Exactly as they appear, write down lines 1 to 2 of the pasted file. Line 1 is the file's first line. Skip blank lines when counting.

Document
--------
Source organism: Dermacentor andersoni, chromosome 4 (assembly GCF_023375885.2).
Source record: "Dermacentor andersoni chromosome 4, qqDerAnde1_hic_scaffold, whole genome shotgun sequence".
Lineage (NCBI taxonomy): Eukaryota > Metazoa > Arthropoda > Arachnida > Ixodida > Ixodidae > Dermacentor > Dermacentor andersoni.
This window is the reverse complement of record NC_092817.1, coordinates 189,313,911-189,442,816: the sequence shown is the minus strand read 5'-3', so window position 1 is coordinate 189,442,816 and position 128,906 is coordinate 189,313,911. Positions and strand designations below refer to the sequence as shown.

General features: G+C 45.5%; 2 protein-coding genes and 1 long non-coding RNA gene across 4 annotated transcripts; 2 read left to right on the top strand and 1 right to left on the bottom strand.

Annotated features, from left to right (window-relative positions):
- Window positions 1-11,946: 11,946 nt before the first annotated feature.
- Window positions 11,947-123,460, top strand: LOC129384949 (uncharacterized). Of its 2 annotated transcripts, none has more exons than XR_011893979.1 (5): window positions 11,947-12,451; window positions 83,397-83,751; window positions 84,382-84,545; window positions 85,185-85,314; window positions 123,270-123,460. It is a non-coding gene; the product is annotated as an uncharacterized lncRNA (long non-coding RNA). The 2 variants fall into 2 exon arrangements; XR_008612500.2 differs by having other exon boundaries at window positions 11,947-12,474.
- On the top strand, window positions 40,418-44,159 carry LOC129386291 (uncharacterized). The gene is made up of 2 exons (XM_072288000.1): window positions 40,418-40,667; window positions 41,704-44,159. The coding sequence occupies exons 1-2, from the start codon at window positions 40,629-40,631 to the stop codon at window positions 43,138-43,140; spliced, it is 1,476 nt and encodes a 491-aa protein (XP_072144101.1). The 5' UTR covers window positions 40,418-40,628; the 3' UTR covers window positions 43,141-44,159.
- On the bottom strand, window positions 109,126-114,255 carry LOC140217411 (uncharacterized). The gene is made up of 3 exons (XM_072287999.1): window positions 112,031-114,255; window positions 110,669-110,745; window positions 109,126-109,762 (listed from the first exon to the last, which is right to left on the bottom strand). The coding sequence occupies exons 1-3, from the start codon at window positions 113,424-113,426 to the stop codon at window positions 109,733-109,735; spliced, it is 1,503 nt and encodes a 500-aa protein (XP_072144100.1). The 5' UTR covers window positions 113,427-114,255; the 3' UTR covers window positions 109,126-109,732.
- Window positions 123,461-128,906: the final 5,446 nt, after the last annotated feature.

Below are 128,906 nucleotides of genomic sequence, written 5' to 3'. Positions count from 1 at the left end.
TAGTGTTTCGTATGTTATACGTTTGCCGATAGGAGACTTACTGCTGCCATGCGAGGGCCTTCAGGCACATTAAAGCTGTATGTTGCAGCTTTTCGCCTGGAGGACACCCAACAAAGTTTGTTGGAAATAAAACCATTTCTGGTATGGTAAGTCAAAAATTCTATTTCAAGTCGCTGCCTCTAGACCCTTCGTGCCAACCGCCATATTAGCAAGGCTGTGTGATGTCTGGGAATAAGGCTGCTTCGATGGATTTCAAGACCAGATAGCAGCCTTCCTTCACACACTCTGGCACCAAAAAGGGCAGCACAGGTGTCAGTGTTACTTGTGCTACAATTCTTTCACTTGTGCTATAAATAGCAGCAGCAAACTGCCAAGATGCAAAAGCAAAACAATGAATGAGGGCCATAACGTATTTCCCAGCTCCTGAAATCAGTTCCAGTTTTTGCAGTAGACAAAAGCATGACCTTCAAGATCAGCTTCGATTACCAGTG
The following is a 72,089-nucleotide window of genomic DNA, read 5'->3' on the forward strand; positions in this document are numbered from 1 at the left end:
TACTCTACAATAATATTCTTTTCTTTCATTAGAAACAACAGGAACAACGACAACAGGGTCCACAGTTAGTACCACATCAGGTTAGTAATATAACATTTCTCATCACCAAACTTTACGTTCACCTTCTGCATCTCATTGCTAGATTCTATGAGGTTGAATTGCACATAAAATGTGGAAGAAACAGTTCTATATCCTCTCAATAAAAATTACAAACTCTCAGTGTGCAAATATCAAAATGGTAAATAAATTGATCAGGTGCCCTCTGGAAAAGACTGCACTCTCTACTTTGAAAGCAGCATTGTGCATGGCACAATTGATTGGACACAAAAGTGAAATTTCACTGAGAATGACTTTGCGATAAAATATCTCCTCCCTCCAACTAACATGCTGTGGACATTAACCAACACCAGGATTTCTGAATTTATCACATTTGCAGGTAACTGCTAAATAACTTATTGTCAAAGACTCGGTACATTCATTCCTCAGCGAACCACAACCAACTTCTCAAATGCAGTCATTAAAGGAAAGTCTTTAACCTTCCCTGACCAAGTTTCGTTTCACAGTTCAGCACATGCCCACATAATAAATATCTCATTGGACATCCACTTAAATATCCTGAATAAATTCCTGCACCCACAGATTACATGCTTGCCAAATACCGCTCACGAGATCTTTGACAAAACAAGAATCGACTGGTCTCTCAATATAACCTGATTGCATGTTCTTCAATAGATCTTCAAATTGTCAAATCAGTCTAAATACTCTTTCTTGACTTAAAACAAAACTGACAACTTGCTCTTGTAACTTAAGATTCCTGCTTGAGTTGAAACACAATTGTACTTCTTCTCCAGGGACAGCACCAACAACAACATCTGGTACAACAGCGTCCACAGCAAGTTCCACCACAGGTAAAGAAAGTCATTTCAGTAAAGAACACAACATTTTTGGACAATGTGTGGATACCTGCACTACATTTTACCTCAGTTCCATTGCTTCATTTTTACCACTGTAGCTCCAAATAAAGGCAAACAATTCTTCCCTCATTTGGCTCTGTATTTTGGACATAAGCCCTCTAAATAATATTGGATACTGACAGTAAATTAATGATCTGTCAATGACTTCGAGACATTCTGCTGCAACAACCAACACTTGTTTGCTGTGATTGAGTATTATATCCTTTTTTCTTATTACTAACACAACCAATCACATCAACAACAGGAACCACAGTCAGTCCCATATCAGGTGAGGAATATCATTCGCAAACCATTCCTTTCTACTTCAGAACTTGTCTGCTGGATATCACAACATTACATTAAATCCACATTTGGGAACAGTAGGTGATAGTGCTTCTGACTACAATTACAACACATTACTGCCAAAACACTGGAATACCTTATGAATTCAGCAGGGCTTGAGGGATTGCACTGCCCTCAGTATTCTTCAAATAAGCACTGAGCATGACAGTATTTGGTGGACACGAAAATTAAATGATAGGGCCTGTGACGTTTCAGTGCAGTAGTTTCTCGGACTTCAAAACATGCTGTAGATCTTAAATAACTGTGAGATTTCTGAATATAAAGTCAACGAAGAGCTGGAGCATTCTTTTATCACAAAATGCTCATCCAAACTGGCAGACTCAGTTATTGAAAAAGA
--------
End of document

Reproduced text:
Source organism: Dermacentor andersoni, chromosome 4 (assembly GCF_023375885.2).
Source record: "Dermacentor andersoni chromosome 4, qqDerAnde1_hic_scaffold, whole genome shotgun sequence".